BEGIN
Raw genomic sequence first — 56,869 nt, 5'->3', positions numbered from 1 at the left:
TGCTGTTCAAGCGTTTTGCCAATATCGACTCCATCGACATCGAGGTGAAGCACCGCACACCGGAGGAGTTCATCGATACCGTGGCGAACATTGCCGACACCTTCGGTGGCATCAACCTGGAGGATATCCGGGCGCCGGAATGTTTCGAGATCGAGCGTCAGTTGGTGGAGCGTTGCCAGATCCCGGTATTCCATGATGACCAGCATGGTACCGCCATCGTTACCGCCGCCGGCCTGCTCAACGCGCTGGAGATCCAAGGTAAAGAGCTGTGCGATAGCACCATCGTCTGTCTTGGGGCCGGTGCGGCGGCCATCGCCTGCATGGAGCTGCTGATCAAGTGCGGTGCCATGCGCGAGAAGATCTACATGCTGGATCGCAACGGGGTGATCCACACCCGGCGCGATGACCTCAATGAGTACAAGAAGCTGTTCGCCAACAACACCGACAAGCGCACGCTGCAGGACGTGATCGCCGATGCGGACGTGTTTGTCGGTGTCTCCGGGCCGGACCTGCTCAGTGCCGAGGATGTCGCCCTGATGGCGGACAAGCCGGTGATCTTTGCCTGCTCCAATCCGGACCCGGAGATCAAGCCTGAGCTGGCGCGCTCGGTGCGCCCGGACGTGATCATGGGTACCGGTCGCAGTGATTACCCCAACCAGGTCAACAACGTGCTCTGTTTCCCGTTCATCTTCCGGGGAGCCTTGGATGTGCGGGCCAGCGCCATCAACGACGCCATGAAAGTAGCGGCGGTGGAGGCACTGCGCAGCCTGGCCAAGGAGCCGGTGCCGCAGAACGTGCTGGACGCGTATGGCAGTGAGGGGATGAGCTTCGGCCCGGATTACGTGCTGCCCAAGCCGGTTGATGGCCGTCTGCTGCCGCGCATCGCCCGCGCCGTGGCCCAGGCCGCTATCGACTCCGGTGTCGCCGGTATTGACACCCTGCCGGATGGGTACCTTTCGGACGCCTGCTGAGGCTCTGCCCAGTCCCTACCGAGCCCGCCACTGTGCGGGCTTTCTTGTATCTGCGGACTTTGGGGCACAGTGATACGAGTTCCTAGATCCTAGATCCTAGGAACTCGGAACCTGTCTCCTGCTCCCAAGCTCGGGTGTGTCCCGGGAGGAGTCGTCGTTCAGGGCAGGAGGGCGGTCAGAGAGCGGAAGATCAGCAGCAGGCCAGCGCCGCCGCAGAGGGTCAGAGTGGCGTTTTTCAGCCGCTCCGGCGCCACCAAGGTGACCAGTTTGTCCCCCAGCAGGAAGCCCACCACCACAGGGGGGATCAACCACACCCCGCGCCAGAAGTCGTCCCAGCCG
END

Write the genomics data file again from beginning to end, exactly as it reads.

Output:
Raw genomic sequence first — 56,869 nt, 5'->3', positions numbered from 1 at the left:
TGCTGTTCAAGCGTTTTGCCAATATCGACTCCATCGACATCGAGGTGAAGCACCGCACACCGGAGGAGTTCATCGATACCGTGGCGAACATTGCCGACACCTTCGGTGGCATCAACCTGGAGGATATCCGGGCGCCGGAATGTTTCGAGATCGAGCGTCAGTTGGTGGAGCGTTGCCAGATCCCGGTATTCCATGATGACCAGCATGGTACCGCCATCGTTACCGCCGCCGGCCTGCTCAACGCGCTGGAGATCCAAGGTAAAGAGCTGTGCGATAGCACCATCGTCTGTCTTGGGGCCGGTGCGGCGGCCATCGCCTGCATGGAGCTGCTGATCAAGTGCGGTGCCATGCGCGAGAAGATCTACATGCTGGATCGCAACGGGGTGATCCACACCCGGCGCGATGACCTCAATGAGTACAAGAAGCTGTTCGCCAACAACACCGACAAGCGCACGCTGCAGGACGTGATCGCCGATGCGGACGTGTTTGTCGGTGTCTCCGGGCCGGACCTGCTCAGTGCCGAGGATGTCGCCCTGATGGCGGACAAGCCGGTGATCTTTGCCTGCTCCAATCCGGACCCGGAGATCAAGCCTGAGCTGGCGCGCTCGGTGCGCCCGGACGTGATCATGGGTACCGGTCGCAGTGATTACCCCAACCAGGTCAACAACGTGCTCTGTTTCCCGTTCATCTTCCGGGGAGCCTTGGATGTGCGGGCCAGCGCCATCAACGACGCCATGAAAGTAGCGGCGGTGGAGGCACTGCGCAGCCTGGCCAAGGAGCCGGTGCCGCAGAACGTGCTGGACGCGTATGGCAGTGAGGGGATGAGCTTCGGCCCGGATTACGTGCTGCCCAAGCCGGTTGATGGCCGTCTGCTGCCGCGCATCGCCCGCGCCGTGGCCCAGGCCGCTATCGACTCCGGTGTCGCCGGTATTGACACCCTGCCGGATGGGTACCTTTCGGACGCCTGCTGAGGCTCTGCCCAGTCCCTACCGAGCCCGCCACTGTGCGGGCTTTCTTGTATCTGCGGACTTTGGGGCACAGTGATACGAGTTCCTAGATCCTAGATCCTAGGAACTCGGAACCTGTCTCCTGCTCCCAAGCTCGGGTGTGTCCCGGGAGGAGTCGTCGTTCAGGGCAGGAGGGCGGTCAGAGAGCGGAAGATCAGCAGCAGGCCAGCGCCGCCGCAGAGGGTCAGAGTGGCGTTTTTCAGCCGCTCCGGCGCCACCAAGGTGACCAGTTTGTCCCCCAGCAGGAAGCCCACCACCACAGGGGGGATCAACCACACCCCGCGCCAGAAGTCGTCCCAGCCG